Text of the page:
Trudeau takes ‘sharp turn’ away from ‘refugees welcome’

Canada has made a name for itself around the world as a safe haven for refugees. But recent changes to its laws may make the country seem far less friendly, refugee advocates and legal critics warn.

The Liberal government, led by Prime Minister Justin Trudeau, says it intends to change the law to make it harder for refugees to go “asylum shopping”.

But legal experts and refugee advocates warn these changes could flout domestic and international law, and ruin Canada’s reputation as a defender of refugees.

“I think that the Liberal government has really taken a sharp turn,” says law professor and refugee lawyer Warda Shazadi Meighen.

“Canada was really an outlier in the last five years as a country upholding refugee rights in the face of populism… and this will really chip away at that.”

What will the new law do?

The law was introduced as part of the government’s omnibus budget bill last week.

It would make ineligible those asylum seekers at the border who have already made a claim in another country that has an immigration information-sharing agreement with Canada.

These countries include the US, UK, Australia and New Zealand.

They would also not be entitled to an oral appeal by an independent tribunal or a court. They would still be subject to a pre-removal risk assessment to determine if they will likely be executed or tortured if they are deported to their home country.

Border Security Minister Bill Blair says the law is intended to curb “asylum shopping”.

Hundreds of migrants are illegally crossing the US border into Canada each day

‘Refugees welcome’?

Since Justin Trudeau’s election in 2014, the country has earned an international reputation for being welcoming to refugees at a time when many other countries were cracking down on their borders.

After US President Donald Trump announced a ban on entry to the US from seven Muslim-majority countries, Mr Trudeau tweeted that “Canadians will welcome you, regardless of your faith”.

This perception that Canada will open its arms to all refugees, coupled with increasingly restrictive immigration policies in the US, has led to an influx of claims made at the Canada-US border.

More than 40,000 asylum seekers have crossed into Canada at the US border since Trump was elected.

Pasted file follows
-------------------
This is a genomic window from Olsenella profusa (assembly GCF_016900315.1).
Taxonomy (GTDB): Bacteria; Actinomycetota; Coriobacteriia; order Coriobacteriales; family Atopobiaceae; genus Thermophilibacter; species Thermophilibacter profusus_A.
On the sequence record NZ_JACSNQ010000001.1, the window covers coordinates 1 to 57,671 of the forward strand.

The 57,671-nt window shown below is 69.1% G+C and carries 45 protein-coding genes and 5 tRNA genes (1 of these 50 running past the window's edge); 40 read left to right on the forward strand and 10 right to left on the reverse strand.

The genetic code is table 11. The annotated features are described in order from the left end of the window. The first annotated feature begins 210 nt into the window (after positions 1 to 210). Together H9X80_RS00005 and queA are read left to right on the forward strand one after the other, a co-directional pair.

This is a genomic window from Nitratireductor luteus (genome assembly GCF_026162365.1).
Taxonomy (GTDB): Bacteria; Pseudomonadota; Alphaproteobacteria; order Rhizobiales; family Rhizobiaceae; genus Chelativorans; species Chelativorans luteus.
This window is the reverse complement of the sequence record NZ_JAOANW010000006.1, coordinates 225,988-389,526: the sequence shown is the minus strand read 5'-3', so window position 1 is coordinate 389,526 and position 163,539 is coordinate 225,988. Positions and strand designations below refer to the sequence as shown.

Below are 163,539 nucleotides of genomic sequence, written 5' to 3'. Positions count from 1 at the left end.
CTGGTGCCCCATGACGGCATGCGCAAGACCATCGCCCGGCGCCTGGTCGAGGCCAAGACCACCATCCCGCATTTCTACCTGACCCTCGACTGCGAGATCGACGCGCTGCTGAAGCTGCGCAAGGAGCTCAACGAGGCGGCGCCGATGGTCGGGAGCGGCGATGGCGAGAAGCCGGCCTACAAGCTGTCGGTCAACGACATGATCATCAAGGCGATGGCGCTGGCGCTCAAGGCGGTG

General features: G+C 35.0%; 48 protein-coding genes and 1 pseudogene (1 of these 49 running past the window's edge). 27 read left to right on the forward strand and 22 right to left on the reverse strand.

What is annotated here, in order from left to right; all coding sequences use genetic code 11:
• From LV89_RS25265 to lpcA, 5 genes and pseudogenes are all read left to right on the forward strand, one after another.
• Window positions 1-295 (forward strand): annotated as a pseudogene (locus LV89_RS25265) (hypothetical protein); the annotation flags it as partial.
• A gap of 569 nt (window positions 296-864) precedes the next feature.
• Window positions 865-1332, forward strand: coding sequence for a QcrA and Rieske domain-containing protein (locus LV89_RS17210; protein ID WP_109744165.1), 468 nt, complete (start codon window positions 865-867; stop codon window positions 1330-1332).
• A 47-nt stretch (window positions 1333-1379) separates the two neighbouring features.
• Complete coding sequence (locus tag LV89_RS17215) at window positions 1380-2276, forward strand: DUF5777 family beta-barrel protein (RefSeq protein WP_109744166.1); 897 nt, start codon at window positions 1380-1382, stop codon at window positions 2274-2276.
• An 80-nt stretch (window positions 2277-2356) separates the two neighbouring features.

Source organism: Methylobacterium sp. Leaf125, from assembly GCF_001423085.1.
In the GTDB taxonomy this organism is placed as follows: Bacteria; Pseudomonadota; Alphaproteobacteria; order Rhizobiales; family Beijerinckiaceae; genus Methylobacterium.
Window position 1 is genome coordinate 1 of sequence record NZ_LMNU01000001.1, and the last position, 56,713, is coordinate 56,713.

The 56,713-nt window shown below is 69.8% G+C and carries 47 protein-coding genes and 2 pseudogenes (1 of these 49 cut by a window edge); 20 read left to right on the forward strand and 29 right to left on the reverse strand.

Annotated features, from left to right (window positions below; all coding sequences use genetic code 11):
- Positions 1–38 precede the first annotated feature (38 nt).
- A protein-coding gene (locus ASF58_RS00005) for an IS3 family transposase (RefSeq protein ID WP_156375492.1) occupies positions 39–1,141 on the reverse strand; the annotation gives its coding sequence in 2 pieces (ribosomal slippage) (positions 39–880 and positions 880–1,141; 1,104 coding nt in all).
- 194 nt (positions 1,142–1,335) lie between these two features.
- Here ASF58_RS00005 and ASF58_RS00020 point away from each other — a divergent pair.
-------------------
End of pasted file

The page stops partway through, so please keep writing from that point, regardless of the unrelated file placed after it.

Cities along the border have struggled with providing services to the thousands who are waiting for their claims to be heard – in Montreal, the Olympic stadium was converted into temporary housing.

The issue has inspired protests and clashes with local leaders, and Ms Meighen believes the government has pushed for changes to refugee policy to help curry favour ahead of the autumn election.

“It’s a lot about optics really,” she says.

So what next?

Several refugee lawyers and advocates have decried the new laws, which were introduced quietly in a budget bill and will almost certainly come into force.

Amnesty International, the Canadian Association of Refugee Lawyers, the Canadian civil-liberties association and the Canadian Council for Refugees wrote a joint letter to the prime minister urging the government to rescind the new law.

Refugee lawyer and law professor Jamie Liew says Canada should not be allowing the US – which does not accept refugee claims based on domestic violence or gender identity, unlike Canada – to make decisions that affect domestic refugee claims.

“We shouldn’t be relying on the decision of other country – Canada shouldn’t be delegating that,” she says.

Ms Meighan says there will almost certainly be legal challenges, based on Canada’s 1985 Supreme Court ruling that asylum seekers on Canadian soil were entitled to a full oral hearing before deportation.

If the new law denies refugee claimants an oral hearing, she believes it will likely be overturned. But what will be forever changed is Canada’s reputation on the international stage, she says.

“I’m not sure if at the end of the road there will be much change, but it does change Canada’s posturing,” she says.